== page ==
In addition, I have found the following to be valuable in dealing with diabetes: Continue reading

Diabetes Blog Week: May 15: Survival tools

Yesterday we opened up about how diabetes can bring us down. Today let’s share what gets us through a hard day.  Or more specifically, a hard diabetes day.  Is there something positive you tell yourself?  Are there mantras that you fall back on to get you through?  Is there something specific you do when your mood needs a boost?  Maybe we’ve done that and we can help others do it too? (Thanks to Meri of Our Diabetic Life for suggesting this topic.)

I’m the queen of mantras. All right, maybe not the queen but close to it. I have an arsenal of mantras, sayings, quotes and real life inspirational stories, depending on the situation, to inspire me. My favorites are mentioned below.

When I’m afraid, usually when I’m about to make an important decision or take a major risk, or when I go for my quarterly A1c test or annual medical check, or when I ponder upon the complications that diabetes threatens to bring me, I find strength from one of my go-to mantras. It’s from Frank Herbert’s Dune. It’s called the Litany Against Fear.

I must not fear.
Fear is the mind-killer.
Fear is the little-death that brings total obliteration.
I will face my fear.
I will permit it to pass over me and through me.
And when it has gone past I will turn the inner eye to see its path.
Where the fear has gone there will be nothing.
Only I will remain.
Continue reading

Diabetes Blog Week: May 14: Paint It, Not Black

May is Mental Health Month so now seems like a great time to explore the emotional side of living with, or caring for someone with, diabetes. What things can make dealing with diabetes an emotional issue for you and / or your loved one, and how do you cope? (Thanks go out to Scott of Strangely Diabetic for coordinating this topic.)

Shadow of a flower

I see a red door and I want it painted black
No colors anymore, I want them to turn black
I see the girls walk by dressed in their summer clothes
I have to turn my head until my darkness goes

Red, my favorite color, is the color of life. But I occasionally want to paint it all completely black.

Most people see me either as a happy-go-lucky person or a very serious and often cranky professional when I’m in the middle of work. I am either of those two personas most of the time. What people don’t know about and what my husband has to deal with are my dark, sometimes very dark, moods that wash over me from time to time. When these moods come, the sun and everything around me dim. Continue reading

Diabetes Blog Week: May 13: My Celebration

NOTE: This year, Diabetes Blog Week and TuDiabetes are teaming up to bring out the poet in you! Write a poem, rhyme, ballad, haiku, or any other form of poetry about diabetes. After you’ve posted it on your blog, share it on the No Sugar Added® Poetry page on TuDiabetes, and read what others have shared there as well!


Unquenchable thirst
Water water, not enough
Out faster than in

An Asian woman
The fruit of her father’s genes
Months shy of forty

Once I carried weight
Shed years before D’s ugly head
Barged through my door

It tries to take over
As unwanted second self
Casting dark shadows

The salient problems:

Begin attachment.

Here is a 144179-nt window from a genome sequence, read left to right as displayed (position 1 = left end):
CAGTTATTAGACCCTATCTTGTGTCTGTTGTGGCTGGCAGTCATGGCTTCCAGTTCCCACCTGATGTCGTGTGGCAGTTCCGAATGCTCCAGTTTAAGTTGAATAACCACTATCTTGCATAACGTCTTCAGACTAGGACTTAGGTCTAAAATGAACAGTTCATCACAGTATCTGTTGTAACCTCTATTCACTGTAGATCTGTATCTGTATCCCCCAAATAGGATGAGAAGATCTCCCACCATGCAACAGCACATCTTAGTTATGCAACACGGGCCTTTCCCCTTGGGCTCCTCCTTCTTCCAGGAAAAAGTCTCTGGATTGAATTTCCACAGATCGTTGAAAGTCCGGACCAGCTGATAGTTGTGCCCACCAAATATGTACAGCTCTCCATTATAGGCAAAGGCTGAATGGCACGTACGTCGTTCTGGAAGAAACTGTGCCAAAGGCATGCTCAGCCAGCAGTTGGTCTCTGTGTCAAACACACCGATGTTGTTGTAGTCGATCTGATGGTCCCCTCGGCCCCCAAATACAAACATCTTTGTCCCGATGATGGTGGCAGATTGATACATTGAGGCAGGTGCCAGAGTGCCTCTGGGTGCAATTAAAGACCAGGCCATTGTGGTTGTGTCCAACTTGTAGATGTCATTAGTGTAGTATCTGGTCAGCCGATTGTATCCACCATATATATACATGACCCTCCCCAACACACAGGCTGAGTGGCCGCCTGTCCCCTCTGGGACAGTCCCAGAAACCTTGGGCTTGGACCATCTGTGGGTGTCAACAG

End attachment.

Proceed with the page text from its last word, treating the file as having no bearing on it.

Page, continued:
Doctors, strangers, even friends
Slothful reporters

I dare D: get me
You and your many cronies
You can try, you’ll lose

I struggle, I fight
It bites but I bite harder
I won’t be vanquished

Power, it has none
It will writhe beneath my feet
For I’m its mistress

Run, work, eat and drink
Love, cry, feel, dance, smile, and sing
Live, not just exist

Do not pity me
I am as I choose to be
D does not own me

I will celebrate
Fireworks, drinks, and lots of cheers
I live. I am. Me.

Diabetes Blog Week 2014: May 12

Let’s kick off Diabetes Blog Week by talking about the diabetes causes and issues that really get us fired up. Are you passionate about 504 plans and school safety? Do diabetes misconceptions irk you? Do you fight for CGM coverage for Medicare patients, SDP funding, or test strip accuracy? Do you work hard at creating diabetes connections and bringing support? Whether or not you “formally” advocate for any cause, share the issues that are important to you. (Thanks go out to Kim of Texting my Pancreas for inspiring this topic.)

“Where do I start?” This was the first thought that crossed my mind last week when I read the topic for today. There are so many misconceptions, causes and issues about Type 2 diabetes that thinking about them can be disheartening at times. I have such a long list of pet peeves related to Type 2 diabetes that I can be guaranteed to be writing for a very long time. But for some reason, I can’t pick on a particular issue or set of issues to champion for day 1 of Diabetes Blog Week. Hence, I decided to postpone writing and to think about it during my scheduled half-marathon run yesterday. Continue reading

A bit of diabetes (Part 2)


Why I resist the mild versus serious dichotomy

The perception that Type 2 diabetes is mild, or that it can be subdivided into mild and serious, usually misleads doctors, patients and the public into thinking that this so-called mild form does not deserve earnest attention. This has been my experience, almost without exception, with people who comment on diabetes (whether or not they themselves are diabetic, or are in the medical profession who ought to know better). The reactions thrown my way are a variation of Why go through all that trouble for a little bit of diabetes? Continue reading